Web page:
Our psychology and mental health is a two way street. Our internal states can affect our actions and habits, but our actions and habits can also affect our internal states.
Studies have shown that changing our facial expression and posture can influence what we think and feel about our world. For example, in one study participants were instructed to watch a cartoon and rate how funny they thought it was. While watching the cartoon, one group was told to hold a pen in their mouth in a way that made them unconsciously mimic a smiley face; in the other group, participants were told to hold the pen in a way that mimicked a sad/anguish face. Researchers found that those who mimicked the smiley face ended up finding the cartoon funnier . This is one demonstration of how our external expressions can affect how we view the world.
Similarly, there has also been research to suggest that our posture, even when mimicked, can have an external → internal affect on how we view ourselves. Those who mimic a slumped posture often feel less confident in themselves, while those who mimic an upright posture feel more confident in themselves . Something as simple as carrying our bodies in a different way can be a catalyst toward long-lasting changes.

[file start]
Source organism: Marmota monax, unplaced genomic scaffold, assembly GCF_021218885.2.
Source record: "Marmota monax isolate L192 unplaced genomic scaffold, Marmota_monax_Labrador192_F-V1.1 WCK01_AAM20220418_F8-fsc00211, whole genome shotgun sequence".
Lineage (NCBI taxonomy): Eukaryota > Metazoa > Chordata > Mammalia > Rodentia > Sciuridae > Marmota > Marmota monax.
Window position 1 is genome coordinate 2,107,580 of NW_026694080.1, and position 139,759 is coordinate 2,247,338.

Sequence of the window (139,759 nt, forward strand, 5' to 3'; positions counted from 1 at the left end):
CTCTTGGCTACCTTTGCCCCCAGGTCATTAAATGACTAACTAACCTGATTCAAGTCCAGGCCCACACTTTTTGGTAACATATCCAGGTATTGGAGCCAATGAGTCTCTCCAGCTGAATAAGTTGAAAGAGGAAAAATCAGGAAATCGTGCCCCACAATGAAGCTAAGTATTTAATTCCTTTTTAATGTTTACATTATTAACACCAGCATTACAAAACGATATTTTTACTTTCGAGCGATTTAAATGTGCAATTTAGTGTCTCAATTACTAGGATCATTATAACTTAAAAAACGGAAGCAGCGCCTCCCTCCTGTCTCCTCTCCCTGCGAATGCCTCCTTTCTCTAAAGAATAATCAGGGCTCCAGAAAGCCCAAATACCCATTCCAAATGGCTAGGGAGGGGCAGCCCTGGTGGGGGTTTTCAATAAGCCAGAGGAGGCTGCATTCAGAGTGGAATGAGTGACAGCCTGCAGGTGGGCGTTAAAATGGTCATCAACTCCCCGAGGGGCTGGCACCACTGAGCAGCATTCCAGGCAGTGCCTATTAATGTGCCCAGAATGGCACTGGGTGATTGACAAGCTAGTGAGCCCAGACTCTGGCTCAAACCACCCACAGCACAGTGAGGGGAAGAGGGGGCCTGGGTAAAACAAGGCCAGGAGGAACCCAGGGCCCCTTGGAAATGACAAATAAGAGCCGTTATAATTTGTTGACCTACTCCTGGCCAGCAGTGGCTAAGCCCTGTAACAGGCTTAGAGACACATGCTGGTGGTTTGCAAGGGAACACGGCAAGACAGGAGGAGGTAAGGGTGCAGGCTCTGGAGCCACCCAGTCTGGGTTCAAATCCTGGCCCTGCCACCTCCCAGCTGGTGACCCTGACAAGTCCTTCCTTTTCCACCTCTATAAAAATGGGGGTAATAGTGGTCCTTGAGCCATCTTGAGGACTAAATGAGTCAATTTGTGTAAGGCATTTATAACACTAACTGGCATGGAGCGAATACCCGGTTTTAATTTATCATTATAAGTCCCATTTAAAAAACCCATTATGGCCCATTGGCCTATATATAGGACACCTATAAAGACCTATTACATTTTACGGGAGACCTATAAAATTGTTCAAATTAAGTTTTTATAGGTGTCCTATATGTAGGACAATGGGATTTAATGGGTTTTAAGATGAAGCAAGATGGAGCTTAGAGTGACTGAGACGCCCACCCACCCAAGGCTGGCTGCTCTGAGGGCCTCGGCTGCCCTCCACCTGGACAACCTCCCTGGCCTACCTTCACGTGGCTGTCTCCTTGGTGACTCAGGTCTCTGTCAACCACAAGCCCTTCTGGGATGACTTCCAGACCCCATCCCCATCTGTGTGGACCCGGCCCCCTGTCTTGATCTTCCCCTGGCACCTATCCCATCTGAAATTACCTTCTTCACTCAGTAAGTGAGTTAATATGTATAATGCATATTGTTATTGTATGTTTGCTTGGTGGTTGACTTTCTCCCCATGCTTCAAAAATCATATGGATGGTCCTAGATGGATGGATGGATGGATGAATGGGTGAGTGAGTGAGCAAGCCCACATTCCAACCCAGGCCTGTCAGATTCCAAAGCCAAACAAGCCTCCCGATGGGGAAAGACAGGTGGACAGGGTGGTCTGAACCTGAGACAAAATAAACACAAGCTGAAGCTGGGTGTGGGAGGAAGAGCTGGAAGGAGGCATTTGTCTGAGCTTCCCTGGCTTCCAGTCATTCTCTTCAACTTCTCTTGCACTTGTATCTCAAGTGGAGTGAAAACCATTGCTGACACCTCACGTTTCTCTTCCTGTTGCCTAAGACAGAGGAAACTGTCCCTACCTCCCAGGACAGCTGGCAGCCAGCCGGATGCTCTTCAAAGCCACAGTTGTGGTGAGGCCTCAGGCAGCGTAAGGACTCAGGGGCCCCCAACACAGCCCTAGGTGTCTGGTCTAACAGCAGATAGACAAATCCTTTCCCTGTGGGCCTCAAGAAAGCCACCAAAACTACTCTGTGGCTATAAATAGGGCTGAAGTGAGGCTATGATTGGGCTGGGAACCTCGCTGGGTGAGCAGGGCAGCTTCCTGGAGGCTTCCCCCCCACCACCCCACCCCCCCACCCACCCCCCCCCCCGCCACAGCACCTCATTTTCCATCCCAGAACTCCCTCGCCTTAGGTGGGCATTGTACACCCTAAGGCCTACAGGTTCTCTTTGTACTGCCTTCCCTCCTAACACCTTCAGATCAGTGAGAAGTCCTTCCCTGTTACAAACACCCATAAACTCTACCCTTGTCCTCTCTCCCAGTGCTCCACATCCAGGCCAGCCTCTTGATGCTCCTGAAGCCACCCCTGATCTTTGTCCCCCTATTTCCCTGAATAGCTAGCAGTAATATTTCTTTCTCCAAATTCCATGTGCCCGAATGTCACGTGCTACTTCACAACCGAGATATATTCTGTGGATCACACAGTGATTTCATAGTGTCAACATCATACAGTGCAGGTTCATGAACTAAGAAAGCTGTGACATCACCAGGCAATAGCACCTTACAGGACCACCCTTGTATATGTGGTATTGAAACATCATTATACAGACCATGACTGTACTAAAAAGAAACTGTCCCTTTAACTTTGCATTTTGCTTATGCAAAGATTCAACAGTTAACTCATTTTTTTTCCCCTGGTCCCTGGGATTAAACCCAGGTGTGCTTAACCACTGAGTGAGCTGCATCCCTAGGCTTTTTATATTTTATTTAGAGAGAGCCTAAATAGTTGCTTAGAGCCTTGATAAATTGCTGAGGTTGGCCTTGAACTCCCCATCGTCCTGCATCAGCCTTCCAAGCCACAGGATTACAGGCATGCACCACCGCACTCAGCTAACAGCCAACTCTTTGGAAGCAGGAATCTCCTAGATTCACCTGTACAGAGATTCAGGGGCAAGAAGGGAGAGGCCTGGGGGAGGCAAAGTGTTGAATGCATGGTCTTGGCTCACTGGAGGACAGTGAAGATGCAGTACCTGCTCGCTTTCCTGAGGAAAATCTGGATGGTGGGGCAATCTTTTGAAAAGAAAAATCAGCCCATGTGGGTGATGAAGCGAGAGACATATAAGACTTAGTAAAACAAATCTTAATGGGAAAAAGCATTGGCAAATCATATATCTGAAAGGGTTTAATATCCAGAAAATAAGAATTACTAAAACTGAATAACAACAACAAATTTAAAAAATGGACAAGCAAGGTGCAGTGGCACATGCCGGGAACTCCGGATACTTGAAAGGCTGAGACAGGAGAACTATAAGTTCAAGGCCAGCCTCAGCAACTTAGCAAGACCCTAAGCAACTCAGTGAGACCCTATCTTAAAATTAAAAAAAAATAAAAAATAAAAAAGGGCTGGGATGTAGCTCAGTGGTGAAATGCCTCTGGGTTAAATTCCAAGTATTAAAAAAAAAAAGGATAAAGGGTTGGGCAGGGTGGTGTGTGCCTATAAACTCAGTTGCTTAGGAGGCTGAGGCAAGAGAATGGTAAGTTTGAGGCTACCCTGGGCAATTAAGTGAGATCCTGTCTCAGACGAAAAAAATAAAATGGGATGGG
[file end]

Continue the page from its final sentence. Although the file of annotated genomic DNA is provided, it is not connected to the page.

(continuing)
When we deviate from our normal code of behavior, by trying new habits, we can start a change in ourselves that wouldn’t occur if we stuck to our everyday routine. For example, when introverts act in extroverted ways by initiating conversations with others (even when it makes them uncomfortable or feel awkward), they end up thinking about themselves more positively after the fact . By acting in new ways we learn to see ourselves in a new light.
So these are just some examples of how changing our outward expressions can influence our self-perception. It’s not always the case that personal change must come from within – such as through introspection or meditation – sometimes it helps to just go out and try things (even when they feel “out of character”) and see how they affect you.
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